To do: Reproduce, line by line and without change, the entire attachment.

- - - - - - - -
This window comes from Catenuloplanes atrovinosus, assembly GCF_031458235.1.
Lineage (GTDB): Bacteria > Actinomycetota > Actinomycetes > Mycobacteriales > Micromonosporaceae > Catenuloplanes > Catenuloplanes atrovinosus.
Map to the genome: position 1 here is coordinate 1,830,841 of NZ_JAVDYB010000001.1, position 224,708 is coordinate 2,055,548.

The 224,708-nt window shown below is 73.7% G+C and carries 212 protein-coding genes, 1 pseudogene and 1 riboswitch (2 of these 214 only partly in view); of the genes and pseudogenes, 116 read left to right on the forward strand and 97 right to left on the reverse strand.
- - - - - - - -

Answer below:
This window comes from Catenuloplanes atrovinosus, assembly GCF_031458235.1.
Lineage (GTDB): Bacteria > Actinomycetota > Actinomycetes > Mycobacteriales > Micromonosporaceae > Catenuloplanes > Catenuloplanes atrovinosus.
Map to the genome: position 1 here is coordinate 1,830,841 of NZ_JAVDYB010000001.1, position 224,708 is coordinate 2,055,548.

The 224,708-nt window shown below is 73.7% G+C and carries 212 protein-coding genes, 1 pseudogene and 1 riboswitch (2 of these 214 only partly in view); of the genes and pseudogenes, 116 read left to right on the forward strand and 97 right to left on the reverse strand.